Rover was a British automotive marque used between 1904 and 2005. It was launched as a bicycle maker called Rover Company in 1878, before manufacturing cars in 1904. The brand used the iconic Viking longship as its logo.
Despite a state-controlled absorption by the Leyland Motor Corporation (LMC) in 1967 and subsequent mergers, nationalisation, and de-mergers, the Rover marque retained its identity first as an independent subsidiary division of LMC, then through variously named groups of British Leyland through the 1970s and into the 1980s.
The Rover marque became the primary brand of the then newly renamed Rover Group in 1988 as it passed first through the hands of British Aerospace and into the ownership of BMW Group. Sharing technology with Honda and financial investment during the BMW ownership led to a revival of the marque during the 1990s in its core midsize segment.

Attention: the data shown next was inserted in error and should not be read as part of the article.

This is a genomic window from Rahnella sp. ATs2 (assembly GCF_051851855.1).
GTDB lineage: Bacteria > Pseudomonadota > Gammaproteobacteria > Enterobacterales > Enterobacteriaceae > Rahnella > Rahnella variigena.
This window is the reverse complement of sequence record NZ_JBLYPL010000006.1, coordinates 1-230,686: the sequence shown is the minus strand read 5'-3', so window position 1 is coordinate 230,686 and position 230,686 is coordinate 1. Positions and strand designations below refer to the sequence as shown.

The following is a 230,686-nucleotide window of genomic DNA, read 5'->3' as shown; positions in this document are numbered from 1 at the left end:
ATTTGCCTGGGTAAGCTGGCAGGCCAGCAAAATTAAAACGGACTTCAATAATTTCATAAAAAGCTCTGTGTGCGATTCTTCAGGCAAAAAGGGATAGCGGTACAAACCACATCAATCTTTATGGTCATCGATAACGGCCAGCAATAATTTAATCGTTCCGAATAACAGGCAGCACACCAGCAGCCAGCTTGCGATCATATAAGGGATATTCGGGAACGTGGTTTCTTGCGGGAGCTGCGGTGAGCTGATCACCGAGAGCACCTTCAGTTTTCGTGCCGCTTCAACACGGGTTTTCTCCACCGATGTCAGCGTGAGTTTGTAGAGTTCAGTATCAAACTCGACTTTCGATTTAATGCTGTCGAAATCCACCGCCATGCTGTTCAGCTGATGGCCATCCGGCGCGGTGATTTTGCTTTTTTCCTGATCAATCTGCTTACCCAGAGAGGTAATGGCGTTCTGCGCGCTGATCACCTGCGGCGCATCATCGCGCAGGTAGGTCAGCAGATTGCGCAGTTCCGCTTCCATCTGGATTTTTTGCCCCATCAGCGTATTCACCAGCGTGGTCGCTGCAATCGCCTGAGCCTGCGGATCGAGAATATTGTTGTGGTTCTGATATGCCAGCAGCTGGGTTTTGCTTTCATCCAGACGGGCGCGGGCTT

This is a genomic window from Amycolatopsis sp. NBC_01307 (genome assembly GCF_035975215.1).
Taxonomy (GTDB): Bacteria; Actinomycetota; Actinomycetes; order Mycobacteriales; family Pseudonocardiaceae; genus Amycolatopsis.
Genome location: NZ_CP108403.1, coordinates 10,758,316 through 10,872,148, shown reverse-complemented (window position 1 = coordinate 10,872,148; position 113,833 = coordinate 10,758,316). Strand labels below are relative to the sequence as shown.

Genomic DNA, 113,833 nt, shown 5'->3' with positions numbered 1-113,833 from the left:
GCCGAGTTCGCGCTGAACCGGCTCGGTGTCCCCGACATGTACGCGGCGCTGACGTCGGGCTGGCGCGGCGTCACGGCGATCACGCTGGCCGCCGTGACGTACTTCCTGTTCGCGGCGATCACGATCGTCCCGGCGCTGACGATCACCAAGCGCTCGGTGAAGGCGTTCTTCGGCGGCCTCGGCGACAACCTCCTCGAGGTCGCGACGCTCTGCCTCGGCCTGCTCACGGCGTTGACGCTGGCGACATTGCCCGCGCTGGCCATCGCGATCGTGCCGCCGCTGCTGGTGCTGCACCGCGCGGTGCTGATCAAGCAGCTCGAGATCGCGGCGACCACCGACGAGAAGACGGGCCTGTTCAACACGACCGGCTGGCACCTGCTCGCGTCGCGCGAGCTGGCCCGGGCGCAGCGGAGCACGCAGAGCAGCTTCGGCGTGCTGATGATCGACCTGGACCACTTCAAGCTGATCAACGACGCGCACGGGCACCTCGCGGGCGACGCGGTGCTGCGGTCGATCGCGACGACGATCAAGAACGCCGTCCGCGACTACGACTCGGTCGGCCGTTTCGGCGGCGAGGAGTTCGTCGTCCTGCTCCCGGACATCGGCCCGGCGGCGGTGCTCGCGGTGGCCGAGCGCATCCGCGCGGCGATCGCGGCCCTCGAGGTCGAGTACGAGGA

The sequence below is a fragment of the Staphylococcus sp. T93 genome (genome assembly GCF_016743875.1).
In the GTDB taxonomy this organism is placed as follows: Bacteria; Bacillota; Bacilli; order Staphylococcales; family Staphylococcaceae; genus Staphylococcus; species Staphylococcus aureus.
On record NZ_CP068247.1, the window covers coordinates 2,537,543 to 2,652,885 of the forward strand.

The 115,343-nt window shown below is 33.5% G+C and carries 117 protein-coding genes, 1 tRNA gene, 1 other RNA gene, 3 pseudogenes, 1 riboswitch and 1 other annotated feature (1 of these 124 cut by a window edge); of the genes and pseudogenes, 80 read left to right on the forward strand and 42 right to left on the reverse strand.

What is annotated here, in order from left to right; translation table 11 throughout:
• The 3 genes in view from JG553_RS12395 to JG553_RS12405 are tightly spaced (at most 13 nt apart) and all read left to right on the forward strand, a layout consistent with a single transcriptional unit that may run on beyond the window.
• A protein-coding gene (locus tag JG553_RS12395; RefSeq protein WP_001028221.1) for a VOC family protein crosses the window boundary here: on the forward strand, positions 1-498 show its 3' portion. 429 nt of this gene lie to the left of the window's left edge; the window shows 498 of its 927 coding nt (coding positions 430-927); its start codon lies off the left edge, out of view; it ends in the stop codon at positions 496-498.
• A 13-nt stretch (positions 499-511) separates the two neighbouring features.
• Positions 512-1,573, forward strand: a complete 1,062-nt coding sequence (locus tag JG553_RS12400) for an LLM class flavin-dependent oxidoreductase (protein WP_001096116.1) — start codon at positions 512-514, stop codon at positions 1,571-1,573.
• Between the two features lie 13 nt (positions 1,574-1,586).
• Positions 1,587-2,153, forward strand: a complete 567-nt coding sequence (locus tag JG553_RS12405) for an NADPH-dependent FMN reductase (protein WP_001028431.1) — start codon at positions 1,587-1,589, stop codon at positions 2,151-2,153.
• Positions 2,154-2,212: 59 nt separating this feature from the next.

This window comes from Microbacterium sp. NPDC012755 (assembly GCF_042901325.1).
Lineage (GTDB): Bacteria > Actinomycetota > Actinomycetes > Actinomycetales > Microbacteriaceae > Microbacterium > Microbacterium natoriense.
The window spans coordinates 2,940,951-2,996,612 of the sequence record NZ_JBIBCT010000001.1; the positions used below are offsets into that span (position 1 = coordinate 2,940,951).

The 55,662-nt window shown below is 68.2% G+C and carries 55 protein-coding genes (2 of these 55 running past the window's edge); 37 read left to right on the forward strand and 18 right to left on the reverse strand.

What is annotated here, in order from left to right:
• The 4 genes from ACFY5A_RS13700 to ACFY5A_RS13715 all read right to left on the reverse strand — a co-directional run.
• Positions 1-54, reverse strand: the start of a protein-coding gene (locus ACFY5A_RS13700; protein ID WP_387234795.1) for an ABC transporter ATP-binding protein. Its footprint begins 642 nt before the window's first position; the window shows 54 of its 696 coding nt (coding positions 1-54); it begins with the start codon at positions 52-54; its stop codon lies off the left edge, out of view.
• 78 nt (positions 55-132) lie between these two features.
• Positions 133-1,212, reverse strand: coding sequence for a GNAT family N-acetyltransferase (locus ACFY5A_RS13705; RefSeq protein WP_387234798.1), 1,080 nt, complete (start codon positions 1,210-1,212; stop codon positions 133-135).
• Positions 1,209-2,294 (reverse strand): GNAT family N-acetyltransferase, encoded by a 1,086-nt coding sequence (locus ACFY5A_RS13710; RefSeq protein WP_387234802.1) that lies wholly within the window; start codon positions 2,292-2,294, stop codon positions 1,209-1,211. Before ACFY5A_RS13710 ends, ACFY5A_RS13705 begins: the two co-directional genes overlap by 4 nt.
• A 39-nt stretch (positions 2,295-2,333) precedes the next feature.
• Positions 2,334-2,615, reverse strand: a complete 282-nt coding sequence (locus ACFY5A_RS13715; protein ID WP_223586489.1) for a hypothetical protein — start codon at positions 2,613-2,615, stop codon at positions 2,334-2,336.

In 2000, BMW sold the Rover and related MG car activities of the Rover Group to the Phoenix Consortium, who established the MG Rover Group at Longbridge. BMW retained ownership of the Rover marque, allowing MG Rover to use it under licence. In April 2005, Rover branded cars ceased to be produced when the MG Rover Group became insolvent.
BMW sold the Rover marque to Ford in 2006 for approximately £6 million, the latter exercising an option of first refusal to buy it dating back to its purchase of Land Rover. Ford thus reunited the original Rover Company marques, primarily for brand-protection reasons.
In March 2008, Ford reached agreement with Tata Motors of India to include the Rover marque as part of the sale of their Jaguar Land Rover operations to them, alongside related Daimler and Lanchester marques. Legally the Rover marque is the property of Land Rover under the terms of Ford’s purchase of the name in 2006.
In the middle of the decade, SAIC Motor Corporation Limited attempted to acquire MG Rover, but in 2005 was outbid by another Chinese automaker, Nanjing Automobile. SAIC did manage to obtain some MG Rover technology that was incorporated into a new line of luxury sedans under the Roewe marque.
With no Rover vehicles currently in production, the marque is considered dormant.